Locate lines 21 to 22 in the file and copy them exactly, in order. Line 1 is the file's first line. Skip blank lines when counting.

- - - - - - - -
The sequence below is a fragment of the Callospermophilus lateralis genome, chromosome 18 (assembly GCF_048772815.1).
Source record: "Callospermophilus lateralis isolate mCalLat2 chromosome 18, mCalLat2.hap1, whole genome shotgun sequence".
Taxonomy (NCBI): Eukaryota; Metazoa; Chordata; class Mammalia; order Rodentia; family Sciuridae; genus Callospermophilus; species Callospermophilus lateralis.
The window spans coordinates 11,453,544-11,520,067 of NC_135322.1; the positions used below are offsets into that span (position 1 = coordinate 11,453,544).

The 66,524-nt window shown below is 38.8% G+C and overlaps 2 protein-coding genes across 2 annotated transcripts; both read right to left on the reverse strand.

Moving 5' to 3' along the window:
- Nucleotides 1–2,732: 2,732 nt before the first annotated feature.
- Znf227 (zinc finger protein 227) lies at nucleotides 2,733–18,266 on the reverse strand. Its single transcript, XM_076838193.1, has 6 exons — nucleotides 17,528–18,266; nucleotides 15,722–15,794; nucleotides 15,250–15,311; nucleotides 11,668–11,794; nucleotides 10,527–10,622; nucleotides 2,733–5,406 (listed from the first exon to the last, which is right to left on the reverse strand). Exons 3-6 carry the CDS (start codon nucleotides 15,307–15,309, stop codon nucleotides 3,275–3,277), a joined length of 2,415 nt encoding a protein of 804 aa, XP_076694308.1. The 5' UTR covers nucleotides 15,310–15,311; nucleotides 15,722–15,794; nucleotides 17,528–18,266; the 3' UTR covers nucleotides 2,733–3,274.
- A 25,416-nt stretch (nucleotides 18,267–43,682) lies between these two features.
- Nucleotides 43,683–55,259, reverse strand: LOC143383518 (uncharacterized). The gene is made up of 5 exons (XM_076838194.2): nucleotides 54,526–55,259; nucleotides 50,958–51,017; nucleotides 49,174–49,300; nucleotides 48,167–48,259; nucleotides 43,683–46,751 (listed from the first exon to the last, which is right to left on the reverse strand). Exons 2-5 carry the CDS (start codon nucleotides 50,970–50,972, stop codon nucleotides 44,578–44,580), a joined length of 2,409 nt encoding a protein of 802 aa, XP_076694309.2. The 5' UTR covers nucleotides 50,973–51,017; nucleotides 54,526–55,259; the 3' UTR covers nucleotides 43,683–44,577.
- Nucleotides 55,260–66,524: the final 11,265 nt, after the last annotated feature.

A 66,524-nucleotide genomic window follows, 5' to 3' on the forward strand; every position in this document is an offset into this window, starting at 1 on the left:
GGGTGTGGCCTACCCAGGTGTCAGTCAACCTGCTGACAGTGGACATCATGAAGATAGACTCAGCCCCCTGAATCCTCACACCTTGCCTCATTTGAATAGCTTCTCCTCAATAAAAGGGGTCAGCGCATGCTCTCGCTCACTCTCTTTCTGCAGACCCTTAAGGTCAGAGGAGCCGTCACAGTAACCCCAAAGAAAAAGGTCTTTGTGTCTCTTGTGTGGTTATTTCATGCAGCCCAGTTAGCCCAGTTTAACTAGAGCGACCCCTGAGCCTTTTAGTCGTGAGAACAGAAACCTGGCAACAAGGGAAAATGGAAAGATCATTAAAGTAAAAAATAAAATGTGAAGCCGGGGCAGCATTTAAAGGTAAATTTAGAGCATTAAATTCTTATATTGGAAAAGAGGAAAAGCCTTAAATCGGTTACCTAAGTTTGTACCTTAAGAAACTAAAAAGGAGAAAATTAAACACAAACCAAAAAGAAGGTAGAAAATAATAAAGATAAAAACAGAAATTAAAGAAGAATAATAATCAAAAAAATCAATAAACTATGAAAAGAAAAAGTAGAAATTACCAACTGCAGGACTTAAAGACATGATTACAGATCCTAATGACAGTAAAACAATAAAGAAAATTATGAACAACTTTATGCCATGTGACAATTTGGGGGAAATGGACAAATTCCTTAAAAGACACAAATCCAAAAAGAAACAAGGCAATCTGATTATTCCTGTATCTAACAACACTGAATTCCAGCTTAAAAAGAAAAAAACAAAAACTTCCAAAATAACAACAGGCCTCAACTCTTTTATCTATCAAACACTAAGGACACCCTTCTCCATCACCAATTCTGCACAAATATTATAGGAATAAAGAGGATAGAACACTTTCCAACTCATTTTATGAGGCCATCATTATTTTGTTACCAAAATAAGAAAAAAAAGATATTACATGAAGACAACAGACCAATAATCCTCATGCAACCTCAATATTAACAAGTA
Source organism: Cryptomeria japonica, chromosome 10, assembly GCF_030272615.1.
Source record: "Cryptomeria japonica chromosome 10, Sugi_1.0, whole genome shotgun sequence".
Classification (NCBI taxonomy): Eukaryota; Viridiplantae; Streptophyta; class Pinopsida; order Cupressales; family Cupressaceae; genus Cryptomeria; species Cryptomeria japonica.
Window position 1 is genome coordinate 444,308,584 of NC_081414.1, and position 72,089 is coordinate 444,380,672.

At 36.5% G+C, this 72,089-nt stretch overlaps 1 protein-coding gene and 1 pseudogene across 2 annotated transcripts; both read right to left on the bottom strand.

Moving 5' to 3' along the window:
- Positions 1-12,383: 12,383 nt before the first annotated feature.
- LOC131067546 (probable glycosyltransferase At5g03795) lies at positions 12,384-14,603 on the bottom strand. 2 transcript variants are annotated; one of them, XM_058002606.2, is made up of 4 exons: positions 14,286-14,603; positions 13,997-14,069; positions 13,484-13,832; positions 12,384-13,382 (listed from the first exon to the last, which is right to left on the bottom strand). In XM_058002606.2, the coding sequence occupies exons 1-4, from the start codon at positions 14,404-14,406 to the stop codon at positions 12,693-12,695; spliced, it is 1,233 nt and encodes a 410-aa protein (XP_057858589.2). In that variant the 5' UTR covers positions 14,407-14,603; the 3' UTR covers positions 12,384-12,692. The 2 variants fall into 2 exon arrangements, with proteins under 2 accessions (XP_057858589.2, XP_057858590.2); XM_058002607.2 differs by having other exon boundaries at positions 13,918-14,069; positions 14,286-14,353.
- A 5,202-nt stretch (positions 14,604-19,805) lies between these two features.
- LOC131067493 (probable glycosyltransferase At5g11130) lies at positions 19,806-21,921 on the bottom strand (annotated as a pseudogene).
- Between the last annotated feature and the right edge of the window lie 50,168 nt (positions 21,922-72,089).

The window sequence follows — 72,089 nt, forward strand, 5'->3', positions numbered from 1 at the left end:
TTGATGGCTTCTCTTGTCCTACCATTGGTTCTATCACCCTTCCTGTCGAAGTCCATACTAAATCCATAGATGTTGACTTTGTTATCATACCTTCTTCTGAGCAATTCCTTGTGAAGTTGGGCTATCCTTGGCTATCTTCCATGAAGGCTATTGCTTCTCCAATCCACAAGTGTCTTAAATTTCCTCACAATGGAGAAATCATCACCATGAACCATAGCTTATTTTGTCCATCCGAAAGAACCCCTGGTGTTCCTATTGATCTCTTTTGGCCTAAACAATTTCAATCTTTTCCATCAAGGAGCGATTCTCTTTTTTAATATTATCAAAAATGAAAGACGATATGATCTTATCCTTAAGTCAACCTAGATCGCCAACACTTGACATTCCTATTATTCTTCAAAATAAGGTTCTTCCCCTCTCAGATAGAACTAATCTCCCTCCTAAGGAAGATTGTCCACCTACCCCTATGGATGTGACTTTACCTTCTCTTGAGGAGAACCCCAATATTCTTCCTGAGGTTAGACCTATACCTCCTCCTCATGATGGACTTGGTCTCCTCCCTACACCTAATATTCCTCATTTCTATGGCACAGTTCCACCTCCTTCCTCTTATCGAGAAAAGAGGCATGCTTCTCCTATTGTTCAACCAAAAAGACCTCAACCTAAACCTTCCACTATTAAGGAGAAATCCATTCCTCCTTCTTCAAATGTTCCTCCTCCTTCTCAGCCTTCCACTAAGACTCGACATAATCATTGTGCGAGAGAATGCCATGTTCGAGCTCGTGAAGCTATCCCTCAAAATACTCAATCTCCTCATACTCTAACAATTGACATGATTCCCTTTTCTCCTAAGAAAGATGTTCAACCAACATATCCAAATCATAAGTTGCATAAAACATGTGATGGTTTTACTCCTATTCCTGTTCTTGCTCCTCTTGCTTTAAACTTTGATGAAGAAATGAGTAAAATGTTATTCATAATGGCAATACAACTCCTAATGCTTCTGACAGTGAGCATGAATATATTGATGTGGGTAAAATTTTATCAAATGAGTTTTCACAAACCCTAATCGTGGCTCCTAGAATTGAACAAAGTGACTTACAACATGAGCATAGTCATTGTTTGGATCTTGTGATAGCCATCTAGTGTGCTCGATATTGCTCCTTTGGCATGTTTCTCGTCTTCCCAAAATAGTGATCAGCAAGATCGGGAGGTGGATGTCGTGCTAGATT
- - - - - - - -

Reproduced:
- LOC131067546 (probable glycosyltransferase At5g03795) lies at positions 12,384-14,603 on the bottom strand. 2 transcript variants are annotated; one of them, XM_058002606.2, is made up of 4 exons: positions 14,286-14,603; positions 13,997-14,069; positions 13,484-13,832; positions 12,384-13,382 (listed from the first exon to the last, which is right to left on the bottom strand). In XM_058002606.2, the coding sequence occupies exons 1-4, from the start codon at positions 14,404-14,406 to the stop codon at positions 12,693-12,695; spliced, it is 1,233 nt and encodes a 410-aa protein (XP_057858589.2). In that variant the 5' UTR covers positions 14,407-14,603; the 3' UTR covers positions 12,384-12,692. The 2 variants fall into 2 exon arrangements, with proteins under 2 accessions (XP_057858589.2, XP_057858590.2); XM_058002607.2 differs by having other exon boundaries at positions 13,918-14,069; positions 14,286-14,353.
- A 5,202-nt stretch (positions 14,604-19,805) lies between these two features.